When analyzing the PECOTA 2021 spreadsheet, BP’s own Matthew Trueblood had this observation:
There are 11 players on the Giants’ depth chart with projected DRC+ figures of 100 or higher, tying them with the Yankees and Blue Jays for the most such players in the majors.
You’re probably familiar with the offenses of the Yankees and Blue Jays, which are fearsome in their own ways: baseline and potential, to sum them in singular words. The Giants would appear a surprise there, particularly given the paltry offenses they’d become known for at the end of the last decade. Should it be a surprise? Well, consider a few things. The Giants had a 105.8 team DRC+ in 2020, sandwiching them at sixth in the league (coincidentally between the Yankees at fourth and the Blue Jays at seventh). The aforementioned Dickerson, Yastrzemski, and Slater breakouts were second through fourth in DRC+ for the team, with Brandon Belt (147 DRC+) and Donovan Solano (110 DRC+) having career years around them. Throw in Wilmer Flores (117 DRC+), largely unshackled from the chains of defense, and you’re reminded this was no feeble lineup. How much of it is repeatable? First, let’s look at those players—12, rather than 11, with the acquisition Thursday of LaMonte Wade Jr.
|Name||DRC+||PA projected||2020 DRC+||2020 PA||2020 OPS|
|Tommy La Stella||110.4||473||125||228||.819|
|Buster Posey||107||439||86 (2019)||0||.688 (2019)|
|LaMonte Wade Jr.||104.6||67* (with MIN)||89||44||.626|
|Jason Vosler||100.3||135||has not debuted||0||–|
It’s unsurprising to see PECOTA project strong performances, albeit minor steps back, for all of Belt, Yastrzemski, Dickerson, and Slater. Per our depth charts team, Belt and Yaz are expected to play full-time (with the occasional extra day off for the nearly 33-year-old Belt), with Dickerson soaking up around as many plate appearances as possible for the left-handed half of a platoon and Slater likely needing to force his way into the lineup every day. Part of the problem is someone has to play center field, and it’s an open question whether Yastrzemski, who in 2020 logged 20 innings in left, 227⅓ in right, and 186 in center, is up to the task. His lack of a single September inning in center might read as an answer, but Mauricio Dubon hogging every inning there makes the narrative more complicated.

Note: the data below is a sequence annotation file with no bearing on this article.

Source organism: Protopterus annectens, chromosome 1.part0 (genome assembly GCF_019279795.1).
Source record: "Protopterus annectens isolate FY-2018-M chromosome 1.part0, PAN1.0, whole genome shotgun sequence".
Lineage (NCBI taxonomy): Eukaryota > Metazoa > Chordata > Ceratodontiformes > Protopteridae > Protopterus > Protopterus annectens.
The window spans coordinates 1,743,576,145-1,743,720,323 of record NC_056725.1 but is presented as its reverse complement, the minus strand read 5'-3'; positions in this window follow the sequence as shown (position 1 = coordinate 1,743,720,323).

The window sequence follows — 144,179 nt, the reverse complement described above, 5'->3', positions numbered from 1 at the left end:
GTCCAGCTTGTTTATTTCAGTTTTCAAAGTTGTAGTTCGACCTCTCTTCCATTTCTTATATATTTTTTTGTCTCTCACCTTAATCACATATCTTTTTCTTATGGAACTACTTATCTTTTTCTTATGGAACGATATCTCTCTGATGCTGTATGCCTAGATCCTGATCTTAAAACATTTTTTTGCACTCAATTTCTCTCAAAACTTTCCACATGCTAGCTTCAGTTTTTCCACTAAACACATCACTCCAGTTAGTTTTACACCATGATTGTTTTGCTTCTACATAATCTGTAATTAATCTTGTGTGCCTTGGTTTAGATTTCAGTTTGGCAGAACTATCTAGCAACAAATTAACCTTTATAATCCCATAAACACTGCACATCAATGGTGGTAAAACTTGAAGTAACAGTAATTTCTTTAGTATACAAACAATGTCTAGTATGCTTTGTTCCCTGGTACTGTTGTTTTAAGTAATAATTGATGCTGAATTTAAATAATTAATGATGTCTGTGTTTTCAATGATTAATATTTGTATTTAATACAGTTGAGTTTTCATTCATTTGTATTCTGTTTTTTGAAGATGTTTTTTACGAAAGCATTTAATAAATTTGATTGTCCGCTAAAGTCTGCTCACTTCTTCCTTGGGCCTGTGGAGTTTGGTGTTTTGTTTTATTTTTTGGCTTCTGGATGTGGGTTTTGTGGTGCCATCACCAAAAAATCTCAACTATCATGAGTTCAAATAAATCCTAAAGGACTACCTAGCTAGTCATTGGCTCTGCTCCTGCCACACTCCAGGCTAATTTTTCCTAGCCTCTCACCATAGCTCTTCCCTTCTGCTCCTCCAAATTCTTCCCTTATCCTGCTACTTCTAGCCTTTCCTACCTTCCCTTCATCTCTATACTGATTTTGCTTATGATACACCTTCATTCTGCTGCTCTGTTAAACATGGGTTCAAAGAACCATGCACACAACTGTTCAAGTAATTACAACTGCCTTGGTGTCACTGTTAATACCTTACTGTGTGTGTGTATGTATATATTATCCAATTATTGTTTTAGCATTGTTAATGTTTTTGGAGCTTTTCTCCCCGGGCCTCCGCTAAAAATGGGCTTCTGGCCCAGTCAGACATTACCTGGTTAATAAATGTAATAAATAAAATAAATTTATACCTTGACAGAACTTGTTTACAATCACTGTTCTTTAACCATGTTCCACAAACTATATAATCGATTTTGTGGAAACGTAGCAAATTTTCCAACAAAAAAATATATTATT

FRAA was a believer in the 26-year-old Dubon (as were Outs Above Average, if you prefer Statcast on defense), though a 96 DRC+ limited him to a two-win pace. He’s projected for only a 91 DRC+, but the team’s reliance on him in September makes it likely he’ll have the inside track on the job. Especially if none of the better-hitting options can’t cut it in center, it’s hard to see the team’s outfield as open these days. Darin Ruf, who technically got four-corners usage in 2020 (one inning at third!) will soak up some plate appearances on the margins, and since the Giants have used a roster spot on him all winter, perhaps Jaylin Davis will get a chance to show if his bat is as major league–ready as PECOTA thinks. Duggar is projected as better than his career DRC+ (79 versus 65), but that’s not saying much. Wade Jr., coming over from a Minnesota outfield he was neatly boxed out of, would appear to be on the outside looking in by the Bay, too, but a fifth outfielder job might be more than he would have had as a Twin. Plus, it could kick Duggar down the depth chart, only a good thing as PECOTA is concerned.
You know most of the infield—Belt won’t match last season’s 1.015 OPS in his walk year; if he can even split the difference between that and his .810 career mark he’ll likely nab multiple seasons in free agency next winter, though he seems unlikely to touch his $17.2 million salary from his current contract’s final four seasons in any case. Crawford saw his offense drop to nearly untenable levels in 2019, but rebounded to his typical just below-average levels in 2020, continued slick defense making him nearly the same two-win infielder he has long been. If the Giants are in a dealing mood come July, it’d be surprising not to see Belt traded, though it’s just as likely we see Crawford finish out his tenure unless a team is really keen to fill defensive holes. Then there’s Longoria, to whom the Giants are committed an additional year—in fact, coming into this winter his was the only contract the team had on the books past the coming year.